For centuries women were expected to look after the home, family and often work on the land. but the new Industrial Age offered opportunities, although still few, for female workers.

9 Nov 2021 Six Sacked Hatters
Six hatters from Oldland Common knew that if they voted in defiance of their employer, they faced dismissal and potential destitution. Between the six of them they had thirty-three children to feed.

9 Oct 2021  Mary Isabella Straton
Mary Isabella Straton, born in Willsbridge, attempted to climb the Matterhorn and successfully climbed Mont Blanc four times, She is the subject of this month’s article, from Julie Johns.

11 Sept 2021  History Quiz at St Mary’s Fete Bitton Fete 2021 Answers 
The winner of the quiz at the History Group stall today at St Mary’s Fete, Bitton:  Mr Piers Roberts
The Answer sheet is linked above. Many thanks to everyone who took part, but a huge thanks to Jon Heyes who devised such an intriguing quiz and for providing fascinating artefacts.

8 Sept 2021  James-Angell Head of St Anne’s C.E. School, 1957-1984
At the age of four Sarah Angell settled in Oldland Common with her family. They left behind all family and friends, had no car or phone and moved into a tightly knit community. In this week’s article Sarah describes the isolation of moving, but how her father triumphed for 28 years as Head of St Anne’s school, turning it around from a school threatened with closure to one which, by the time of his retirement, had grown rapidly and earned a fine reputation. a retired army officer.

9 Aug 2021 The Grange
The fascinating story of the Grange is not only a history of the building but just as much of its occupants. From the 12th century clergy, a family closely connected to royalty, an architect of renown, a papermill owner and major employer, a retired bank manager, a schoolmaster, to a retired army officer.

9 July 2021 Oldland-Flower-Show
The ‘Oldland Flower Show’ was founded in1921. This Annual event, which was held in the Village Hall located in West Street, Oldland Common, attracted many villagers and visitors for many years up until almost the Second World War. In some years the show attracted over eight thousand people and was an absolutely overwhelming success for many years up till the early 2000s.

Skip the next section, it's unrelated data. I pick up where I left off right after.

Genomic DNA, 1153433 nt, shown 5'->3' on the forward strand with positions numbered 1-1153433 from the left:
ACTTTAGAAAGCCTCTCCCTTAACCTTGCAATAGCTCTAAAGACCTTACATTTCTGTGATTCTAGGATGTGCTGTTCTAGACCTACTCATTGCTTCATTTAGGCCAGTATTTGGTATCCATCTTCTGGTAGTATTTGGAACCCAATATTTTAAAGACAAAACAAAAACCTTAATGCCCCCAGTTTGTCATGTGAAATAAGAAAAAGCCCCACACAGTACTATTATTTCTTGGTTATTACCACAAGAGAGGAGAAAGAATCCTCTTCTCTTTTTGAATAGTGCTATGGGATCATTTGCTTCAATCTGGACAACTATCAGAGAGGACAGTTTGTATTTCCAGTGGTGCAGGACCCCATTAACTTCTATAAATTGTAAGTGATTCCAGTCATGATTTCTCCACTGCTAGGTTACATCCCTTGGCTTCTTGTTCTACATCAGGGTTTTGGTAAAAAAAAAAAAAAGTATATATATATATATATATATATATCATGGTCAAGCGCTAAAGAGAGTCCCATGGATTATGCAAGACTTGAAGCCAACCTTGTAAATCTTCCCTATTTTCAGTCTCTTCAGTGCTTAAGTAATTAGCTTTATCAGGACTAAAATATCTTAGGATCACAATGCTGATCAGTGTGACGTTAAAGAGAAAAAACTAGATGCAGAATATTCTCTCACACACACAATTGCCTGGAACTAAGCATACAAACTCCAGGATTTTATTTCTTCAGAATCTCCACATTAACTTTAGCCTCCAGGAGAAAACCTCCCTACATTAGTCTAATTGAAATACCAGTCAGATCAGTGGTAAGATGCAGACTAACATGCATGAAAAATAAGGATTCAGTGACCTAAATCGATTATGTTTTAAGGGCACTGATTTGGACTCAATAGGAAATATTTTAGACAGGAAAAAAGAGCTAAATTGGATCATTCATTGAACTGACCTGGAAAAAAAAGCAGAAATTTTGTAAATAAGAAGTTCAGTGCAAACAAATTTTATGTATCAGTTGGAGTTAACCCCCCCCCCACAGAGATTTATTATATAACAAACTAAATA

8 June 2021 Ellacombe Chimes Events2
A worldwide celebration centered on Bitton happens on 26th June. Bells will ring throughout the world, played at noon local time in each location to celebrate the 200th anniversary of the Ellacombe Chimes invented at St Mary’s in Bitton. The Celebration will cross four continents and eleven time zones, starting in New Zealand and finishing in Vancouver, Canada, 17 hours after they first started. At present, at least 120 churches and towers will be taking part. Locally, this will include Bath Abbey, St Johns, Keynsham, St Joh’s Catholic church, Bath, and The Holy Nativity Church, Knowle, as well as St Mary’s, Bitton. The article shows some of the events that are planned.

2 June 2021 Local Industries
David Noble looks back on what the Industry scene was like, particularly between the years 1940’s to the 1970’s. In previous articles he covered the importance of the Dramway and of the Farming/Market Garden Industry, but this article features mainly on all the other major and important Industries within our area.

24 May 2021 Bitton The Story of our Village
Back in 1957 the WI got together in Bitton to write up their history within living memory. It reveals a very different place from the one we know now.

18 May 2021 The Good Seed
Growing up near a farm was a privileged freedom that many will never forget – the smells, the sounds of the farm animals and birds were so different from the traffic noise we hear now. David Noble brings of all of that back to us with an article on the farms and market gardens of Oldland Common, North Common and Bitton.

11 May 2021 Swineford Picnic Site
Meredic Hallett and Clem Bush describe what is now the Swineford Picnic site and once the Brecknell Dolman and Roger’s foundry and workshops.These had been built upon and over the old ochre mill on the edge of Swineford, just above the farm and across the Pipley Brook.

4 May 2021 Swineford
Peter Davies explores the legend of Bladud, the history of the mills at Swineford and the two pubs: The Old Barge and The Swan.

27 Apr 2021 Donald Gallop
Donald Gallop’s memories of the 1930s and 40s describe the village of Bitton and well known residents at that time.

20 Apr 2021 Coneyore
Penny Deverill tells us how there had been a row of derelict cottages, near School Road, which she used to explore. It was the remains of a once thriving close knit community of hatters.

13 Apr 2021 William Pratten
The Death of William Pratten – Annette Rothwell researches an intriguing murder which attracted much attention in Bitton in the 19th century.  The accused being an aged man and the victim a young man who, it is said, threw a bucket of water over him.

6 Apr 2021 Canon Ellacombe
Bitton is fortunate in having had two celebrated Ellacombes at St Mary’s. Canon Henry Nicholson Ellacombe was an authority on trees and plants of all kinds. He was very different in character from his father Rev Henry Thomas Ellacombe, from whom he took over as vicar in 1850. Canon Ellacombe shared his father’s devotion for gardening and continued the development of the vicarage garden which became widely admired and even supplied plants for Kew Gardens.